The study Wake Forest School of Medicine and grants RR019963, OD010965 and AG033641 from the National Institutes of Health supported the study. Co-authors are Ashley Wylie and Kelly Tucker, B.S., of Wake Forest Baptist; John Culler, D.V.M., Ph.D., of North Carolina State University; Timothy Hamp, B.S., Anthony Fodor, Ph.D., and Raad Gharaibeh, Ph.D., of the University of North Carolina at Charlotte.
If you eat too much fructose, you may get high blood pressure
In another study, researchers found that instead of lowering your consumption of fructose, there’s a drug made to lower high blood pressure caused by eating too much fructose from beverages and foods sweetened with lots of fructose. See the article, “Medical News: Allopurinol Lowers Fructose-Triggered Hypertension.” After all, fructose keeps you from feeling full when you should be feeling satiated. You feel hungry and tend to eat more, say studies. See, “Fructose changes brain to cause overeating, scientists say – CBS.”
What can you do to help your health before you reach the stage where you are on the road to taking drugs to solve a problem that could have been solved by eating fewer foods loaded with fructose? Also see the Jan. 26, 2009 article, “Much High Fructose Corn Syrup Contaminated With Mercury, New Study.”
That study revealed according to the article, “Mercury was found in nearly 50 percent of tested samples of commercial high fructose corn syrup (HFCS), according to the article published January 26, 2009 in the scientific journal, Environmental Health. A separate study by the Institute for Agriculture and Trade Policy (IATP) detected mercury in nearly one-third of 55 popular brandname food and beverage products where HFCS is the first or second highest labeled ingredient-including products by Quaker, Hershey’s, Kraft and Smucker’s.”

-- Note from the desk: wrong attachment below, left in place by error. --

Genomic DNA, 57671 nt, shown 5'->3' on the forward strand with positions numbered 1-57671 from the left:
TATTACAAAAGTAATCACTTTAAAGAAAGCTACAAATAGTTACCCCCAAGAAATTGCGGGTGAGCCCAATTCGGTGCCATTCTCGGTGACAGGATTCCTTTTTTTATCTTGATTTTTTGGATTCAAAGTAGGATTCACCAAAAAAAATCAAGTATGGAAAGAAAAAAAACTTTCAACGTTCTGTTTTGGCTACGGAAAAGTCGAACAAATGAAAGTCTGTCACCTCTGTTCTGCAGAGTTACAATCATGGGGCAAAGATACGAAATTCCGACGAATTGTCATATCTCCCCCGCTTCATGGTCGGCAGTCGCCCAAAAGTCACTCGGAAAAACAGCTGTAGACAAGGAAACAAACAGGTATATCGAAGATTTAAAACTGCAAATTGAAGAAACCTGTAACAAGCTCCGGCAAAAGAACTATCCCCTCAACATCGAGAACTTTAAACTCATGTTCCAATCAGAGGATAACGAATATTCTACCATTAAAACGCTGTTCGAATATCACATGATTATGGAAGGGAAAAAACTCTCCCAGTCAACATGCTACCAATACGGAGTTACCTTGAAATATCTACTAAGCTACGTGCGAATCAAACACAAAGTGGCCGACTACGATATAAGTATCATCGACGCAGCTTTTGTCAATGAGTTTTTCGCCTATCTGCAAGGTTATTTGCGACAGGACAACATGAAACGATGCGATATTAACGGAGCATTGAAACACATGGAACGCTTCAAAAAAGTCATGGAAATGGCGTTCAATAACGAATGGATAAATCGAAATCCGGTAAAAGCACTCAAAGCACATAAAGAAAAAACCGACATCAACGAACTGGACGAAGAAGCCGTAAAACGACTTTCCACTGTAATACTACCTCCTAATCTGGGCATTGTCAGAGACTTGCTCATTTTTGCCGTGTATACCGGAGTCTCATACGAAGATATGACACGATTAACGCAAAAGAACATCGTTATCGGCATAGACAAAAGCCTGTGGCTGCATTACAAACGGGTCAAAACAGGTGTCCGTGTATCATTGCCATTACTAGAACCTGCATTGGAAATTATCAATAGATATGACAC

Also see the article, ” Mercury from chlor-alkali plants: measured concentrations in food product sugar.” A pilot study was conducted to determine whether high fructose corn syrup contains mercury, a toxic metal historically used as an anti-microbial.
See the study in Alternative Medicine Review, June, 2009 by R. Dufault, LeBlanc B., Schnoll R. This article by lead researcher Renee Dufault, a former U.S. Environmental Protection Agency (EPA) scientist, along with several co-authors well known to environmental medicine, was recently published in the online journal, Environmental Health.
Mercury cell chlor-alkali products are used to produce thousands of other products including food ingredients such as citric acid, sodium benzoate, and high fructose corn syrup. High fructose corn syrup is used in food products to enhance shelf life. A pilot study was conducted to determine if high fructose corn syrup contains mercury, a toxic metal historically used as an anti-microbial agent.
High fructose corn syrup samples were collected from three different manufacturers and analyzed for total mercury
The samples were found to contain levels of mercury ranging from below a detection limit of 0.005 to 0.570 micrograms mercury per gram of high fructose corn syrup. See the articles, Raw Agave Syrup Nectar: Not as healthy as you may think. Nutrition, and also check out the article, Agave syrup’s benefits are in debate – Los Angeles Times. Agave syrup is mainly fructose and glucose though ratios vary from 56% to 92% fructose depending on the agave variety.
Average daily consumption of high fructose corn syrup is about 50 grams per person in the United States. With respect to total mercury exposure, it may be necessary to account for this source of mercury in the diet of children and sensitive populations.
Read the abstract of the study, “Mercury from chlor-alkali plants: measured concentrations in food product sugar.” But of course, too much salt if you’re salt-sensitive, also could raise your blood pressure. An old adage of biologists is to remind people that to give rats high blood pressure in lab studies, the scientists fed the lab animals excess sugar. See, “Development of sugar-induced blood pressure elevation after uninephrectomy in a resistant rat strain.”
Certain rat strains acutely increase blood pressure (BP) when given diets high in salt (sodium). Prior results showed that “salt-sensitive” rat strains, at least the ones studied, also increase blood pressure in response to sugar loading. That study’s conclusions focused on observing sugar-induced blood pressure elevation that was similar to salt-induced blood pressure elevation in a normally resistant rat strain. Scientists wrote in the study’s abstract that “the rise of blood pressure may be caused by a circulating factor.”